Fancy some culture curry?

Boy With A Suitcase, penned by British writer Mike Kenny, follows the story of a little boy Naz, who decides to leave home and head to London, the ‘land of dreams’. Naz’s journey is full of adventure and, all throughout, he is guided ably by the stories of Sindbad the Sailor that his mother has told him during his early childhood. During the course of his trip, he evolves as an individual and learns about diverse cultures.

Stills from the play Boy With A Suitcase

German director Andrea Gronemeyer, who helmed the play, could identify with the protagonist Naz. After all, she, too, got an opportunity to closely interact with the Bengaluru-based theatre group Ranga Shankara, collaborate with its members and learn about the Indian theatre scene while working on the Indo-German co-production.

After the play premiered in Germany last April and was staged in Bengaluru in June 2011 as part of the Wanderlust project launched by the German government, it has now been invited by the Goethe Institut to tour four cities in India. This year, the play will be staged as a project within the framework of “Germany and India 2011-2012: Infinite Opportunities.” This is the first time it will be performed in Mumbai.

Gronemeyer, who is associated with German theatre group Schnawwl Manneheim, which largely focuses on children’s plays, explains how the collaboration between the two companies took place. “I launched AHA! (Ranga Shankara’s Theatre for Children programme) in 2006 with our play Robinson and Crusoe. I was very impressed by India and Arundhati Nag (the founder of Ranga Shankara). When the German government announced the Wanderlust programme that asked for German theatres to collaborate with foreign companies, I knew I had to collaborate with her.”

As part of the programme, Gronemeyer and Nag had to work for three years. “Each year we had to achieve different milestones and results. So we met in Germany and India to chart out the programme and what we intended to achieve in each phase. It was delightful and ensured there was a lot of cultural and theatrical exchange. The teams had people from both companies — actors, musicians, costume designers, technicians, etc.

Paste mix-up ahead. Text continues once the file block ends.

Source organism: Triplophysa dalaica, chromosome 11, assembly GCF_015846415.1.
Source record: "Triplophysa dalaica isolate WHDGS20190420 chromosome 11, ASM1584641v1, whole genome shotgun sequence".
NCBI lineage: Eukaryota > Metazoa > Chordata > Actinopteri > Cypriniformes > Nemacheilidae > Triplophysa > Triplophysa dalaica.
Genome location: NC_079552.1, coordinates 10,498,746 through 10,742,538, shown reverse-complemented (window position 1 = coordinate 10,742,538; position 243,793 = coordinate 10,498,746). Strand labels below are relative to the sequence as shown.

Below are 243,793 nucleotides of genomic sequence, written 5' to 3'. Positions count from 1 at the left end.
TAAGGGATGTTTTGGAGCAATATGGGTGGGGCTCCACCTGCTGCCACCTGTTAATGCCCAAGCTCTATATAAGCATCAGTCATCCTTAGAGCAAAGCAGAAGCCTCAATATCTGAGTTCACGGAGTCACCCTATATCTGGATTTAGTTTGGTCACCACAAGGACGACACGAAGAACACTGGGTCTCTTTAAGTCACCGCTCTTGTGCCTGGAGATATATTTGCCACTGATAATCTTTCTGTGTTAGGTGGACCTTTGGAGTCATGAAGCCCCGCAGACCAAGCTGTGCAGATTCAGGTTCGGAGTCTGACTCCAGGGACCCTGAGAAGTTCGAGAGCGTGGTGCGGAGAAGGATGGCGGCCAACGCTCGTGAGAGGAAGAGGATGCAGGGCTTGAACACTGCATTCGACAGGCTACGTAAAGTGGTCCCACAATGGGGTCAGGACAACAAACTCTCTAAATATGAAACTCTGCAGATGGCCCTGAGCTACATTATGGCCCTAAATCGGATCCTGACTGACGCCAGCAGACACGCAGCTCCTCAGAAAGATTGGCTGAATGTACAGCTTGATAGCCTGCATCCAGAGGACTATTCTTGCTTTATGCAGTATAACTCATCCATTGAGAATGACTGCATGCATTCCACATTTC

During the course of the collaboration, the biggest lesson Gronemeyer learnt was that Indian theatre companies face an arduous task when it comes to helming plays since they don’t enjoy any financial support from the government. She says, “For someone who comes from Germany where there is so much state sponsorship for theatre, this was a whole new revelation. Ranga Shankara has world-class theatre facility that has been built thanks to the contributions made by donors.”

The German director admits that she felt like a mother many times when she was helming the play. After all, she had to take care of the moods of the actors, understand their emotions and then focus on the design, costumes and sets. “But keeping the universality of the theme and ensuring that the audiences sensed homogeneity in presentation was the biggest challenge,” she signs off.

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